Bista, who came here to study hospitality and tourism management, said his request is an urgent one, adding that he lost his brothers in the earthquake that decimated Nepal’s capital, Kathmandu, in April. Being the eldest child, he said it’s now up to him to take care of his parents. His father is currently unemployed and his home was mortgaged in order for him to take up studies at Lambirds Academy, he said.
The former students’ requests come months after they refused to return home via assistance rendered by the IOM and the Ministry of Foreign Affairs here. Many of them refused to sign the IOM waiver, claiming that some of the terms and conditions contained in the document were disadvantageous to them. After months of being in limbo here in Saint Lucia, they now seem willing to take up the IOM’s offer.
At the time the IOM’s offer was initially made, many of them said that should they return to Nepal without the monies they owed, they risked facing death by their creditors. Bista and the former students The VOICE spoke to last Friday now seem willing to take their chances.
“The bank is about to seize my house, so I really need to go back,” Bista said. “Either I go back home or apply to some other countries, earn some money or go back to the cruise line. I have visas for a cruise line that’s waiting for me. I have a contract with them back there. I cannot stay here for just US$7000 owed to me. The government here might be looking after me but who’s looking after my old parents?”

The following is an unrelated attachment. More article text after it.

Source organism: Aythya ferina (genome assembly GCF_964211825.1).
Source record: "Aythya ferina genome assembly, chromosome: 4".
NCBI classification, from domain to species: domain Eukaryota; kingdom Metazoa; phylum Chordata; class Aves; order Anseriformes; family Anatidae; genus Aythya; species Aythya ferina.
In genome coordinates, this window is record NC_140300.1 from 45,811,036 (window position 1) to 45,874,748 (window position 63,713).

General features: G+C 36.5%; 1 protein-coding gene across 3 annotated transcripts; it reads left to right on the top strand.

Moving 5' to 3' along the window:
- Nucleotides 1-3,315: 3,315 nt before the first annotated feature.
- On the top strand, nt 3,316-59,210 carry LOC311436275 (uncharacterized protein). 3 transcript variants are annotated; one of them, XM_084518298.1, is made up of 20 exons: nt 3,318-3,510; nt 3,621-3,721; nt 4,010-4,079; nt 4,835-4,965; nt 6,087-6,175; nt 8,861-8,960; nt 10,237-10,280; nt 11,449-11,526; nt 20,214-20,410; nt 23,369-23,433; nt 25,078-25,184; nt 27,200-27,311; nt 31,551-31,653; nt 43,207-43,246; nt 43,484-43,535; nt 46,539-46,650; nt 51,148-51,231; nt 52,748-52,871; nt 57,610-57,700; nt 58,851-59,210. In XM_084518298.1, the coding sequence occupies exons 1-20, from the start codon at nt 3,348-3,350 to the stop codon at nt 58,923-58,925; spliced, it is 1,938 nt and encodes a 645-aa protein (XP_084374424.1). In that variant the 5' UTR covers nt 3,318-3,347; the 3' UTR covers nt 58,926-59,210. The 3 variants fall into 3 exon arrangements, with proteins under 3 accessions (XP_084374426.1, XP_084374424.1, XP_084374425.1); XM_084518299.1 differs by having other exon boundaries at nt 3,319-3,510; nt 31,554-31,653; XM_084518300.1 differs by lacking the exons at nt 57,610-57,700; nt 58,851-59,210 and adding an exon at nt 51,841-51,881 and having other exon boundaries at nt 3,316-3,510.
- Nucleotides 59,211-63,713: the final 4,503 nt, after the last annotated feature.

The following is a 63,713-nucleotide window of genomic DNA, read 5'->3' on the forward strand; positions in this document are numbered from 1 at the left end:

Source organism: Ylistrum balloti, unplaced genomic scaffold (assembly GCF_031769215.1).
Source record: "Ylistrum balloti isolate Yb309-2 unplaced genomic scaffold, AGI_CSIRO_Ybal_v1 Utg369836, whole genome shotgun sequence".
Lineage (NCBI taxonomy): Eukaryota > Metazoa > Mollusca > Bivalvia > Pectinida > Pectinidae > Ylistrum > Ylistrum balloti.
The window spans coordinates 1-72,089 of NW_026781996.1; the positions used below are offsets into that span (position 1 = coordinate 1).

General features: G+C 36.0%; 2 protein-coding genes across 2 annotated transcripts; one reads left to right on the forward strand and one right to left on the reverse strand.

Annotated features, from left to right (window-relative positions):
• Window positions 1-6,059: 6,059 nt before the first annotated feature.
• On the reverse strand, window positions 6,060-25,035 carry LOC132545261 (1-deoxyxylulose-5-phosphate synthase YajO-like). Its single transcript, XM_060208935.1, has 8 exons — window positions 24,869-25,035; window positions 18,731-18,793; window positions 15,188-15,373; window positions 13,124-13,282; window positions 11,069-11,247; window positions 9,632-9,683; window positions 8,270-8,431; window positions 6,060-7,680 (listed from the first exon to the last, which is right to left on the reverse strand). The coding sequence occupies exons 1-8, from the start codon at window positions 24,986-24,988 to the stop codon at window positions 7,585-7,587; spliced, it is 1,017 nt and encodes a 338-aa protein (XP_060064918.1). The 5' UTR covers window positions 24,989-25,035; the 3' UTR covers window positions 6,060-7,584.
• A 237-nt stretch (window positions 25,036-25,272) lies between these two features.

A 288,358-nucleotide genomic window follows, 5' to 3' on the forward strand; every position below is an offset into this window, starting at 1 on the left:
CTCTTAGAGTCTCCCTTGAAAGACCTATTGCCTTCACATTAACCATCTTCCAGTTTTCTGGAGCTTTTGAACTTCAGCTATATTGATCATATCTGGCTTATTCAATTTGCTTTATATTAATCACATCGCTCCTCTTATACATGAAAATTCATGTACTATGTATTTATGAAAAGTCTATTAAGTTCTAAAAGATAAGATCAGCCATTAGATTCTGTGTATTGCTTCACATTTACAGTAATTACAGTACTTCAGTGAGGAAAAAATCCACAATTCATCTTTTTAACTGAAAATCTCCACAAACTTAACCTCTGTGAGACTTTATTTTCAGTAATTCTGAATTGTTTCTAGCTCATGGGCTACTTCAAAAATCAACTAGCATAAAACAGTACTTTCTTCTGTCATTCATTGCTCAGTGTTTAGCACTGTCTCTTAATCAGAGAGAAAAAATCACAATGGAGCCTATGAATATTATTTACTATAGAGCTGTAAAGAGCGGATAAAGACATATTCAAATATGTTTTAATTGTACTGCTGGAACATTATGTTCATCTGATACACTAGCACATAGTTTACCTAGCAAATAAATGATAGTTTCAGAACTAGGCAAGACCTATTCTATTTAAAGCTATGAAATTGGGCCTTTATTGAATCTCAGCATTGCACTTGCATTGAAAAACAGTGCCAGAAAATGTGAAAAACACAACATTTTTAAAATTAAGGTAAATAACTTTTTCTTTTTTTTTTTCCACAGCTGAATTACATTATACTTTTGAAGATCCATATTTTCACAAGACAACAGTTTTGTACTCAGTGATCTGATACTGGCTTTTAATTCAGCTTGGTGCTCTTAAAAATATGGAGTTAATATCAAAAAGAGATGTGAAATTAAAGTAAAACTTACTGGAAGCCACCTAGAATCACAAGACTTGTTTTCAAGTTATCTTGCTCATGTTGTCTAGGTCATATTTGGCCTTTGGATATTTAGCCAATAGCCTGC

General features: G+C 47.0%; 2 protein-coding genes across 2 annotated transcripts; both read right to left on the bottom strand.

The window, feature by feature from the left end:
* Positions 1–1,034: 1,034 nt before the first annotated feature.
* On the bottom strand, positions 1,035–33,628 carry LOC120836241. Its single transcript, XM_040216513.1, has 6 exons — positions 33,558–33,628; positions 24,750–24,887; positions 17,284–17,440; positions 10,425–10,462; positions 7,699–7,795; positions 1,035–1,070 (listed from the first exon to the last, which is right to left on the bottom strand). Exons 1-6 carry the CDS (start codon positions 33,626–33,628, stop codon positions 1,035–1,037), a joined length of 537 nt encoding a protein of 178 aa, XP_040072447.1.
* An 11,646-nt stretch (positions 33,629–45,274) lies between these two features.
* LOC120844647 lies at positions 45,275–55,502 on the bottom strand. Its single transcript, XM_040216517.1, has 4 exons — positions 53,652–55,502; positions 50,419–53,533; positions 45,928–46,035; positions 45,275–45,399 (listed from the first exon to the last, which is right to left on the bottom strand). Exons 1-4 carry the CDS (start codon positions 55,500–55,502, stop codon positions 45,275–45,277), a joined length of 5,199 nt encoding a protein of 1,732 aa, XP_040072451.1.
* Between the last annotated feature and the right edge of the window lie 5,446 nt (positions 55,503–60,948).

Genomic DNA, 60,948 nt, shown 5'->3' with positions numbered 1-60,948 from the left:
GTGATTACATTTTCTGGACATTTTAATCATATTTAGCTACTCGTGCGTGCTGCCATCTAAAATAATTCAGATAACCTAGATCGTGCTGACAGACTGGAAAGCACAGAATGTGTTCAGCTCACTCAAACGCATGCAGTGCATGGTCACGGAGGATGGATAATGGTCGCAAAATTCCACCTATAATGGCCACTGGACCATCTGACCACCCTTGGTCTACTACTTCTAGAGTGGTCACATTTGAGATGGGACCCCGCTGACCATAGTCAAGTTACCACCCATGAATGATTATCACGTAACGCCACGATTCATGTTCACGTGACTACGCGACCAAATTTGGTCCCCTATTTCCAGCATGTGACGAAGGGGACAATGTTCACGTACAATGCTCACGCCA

Another former student, Rajan Thebe, 21, came to Lambirds Academy to take up a front office course. With those hopes now dashed, he is now resigned to waiting on the legal matters against Shams to take their course and receiving a once-a-week phone call from his parents.
“It’s been really frustrated staying here,” Thebe said. “Whenever my parents and relatives call me, they just want me there. I lost my home in Nepal and they want me to be there to support them. I just want to go home”
Sabal Lamichhane, 23, tells a similar story. He came to Lambirds Academy to study laundry, cooking and baking. Today he finds it difficult coping with the stresses he has experienced as a result of his ill-fated choices, he said.
“It’s been very tough. I think the government is not supporting us right now because we want to go home. The earthquake has devastated everything. I, too, have lost one of my family members,” Lamichhane said.
According to Lamichhane, local authorities should take the former students’ appeal into consideration, especially since the process of the case against Shams and his co-defendants might go on for some time.
“The government should assist those who want to go back home to do so and let the others remain if they want to,” Lamichhane told The VOICE.
The VOICE contacted the Ministry of External Affairs yesterday regarding the former students’ claims. However, we were told that both the Permanent Secretary and Deputy Permanent Secretary were out of office for the day. An official from that ministry told The VOICE that a comment from that office might be forthcoming shortly.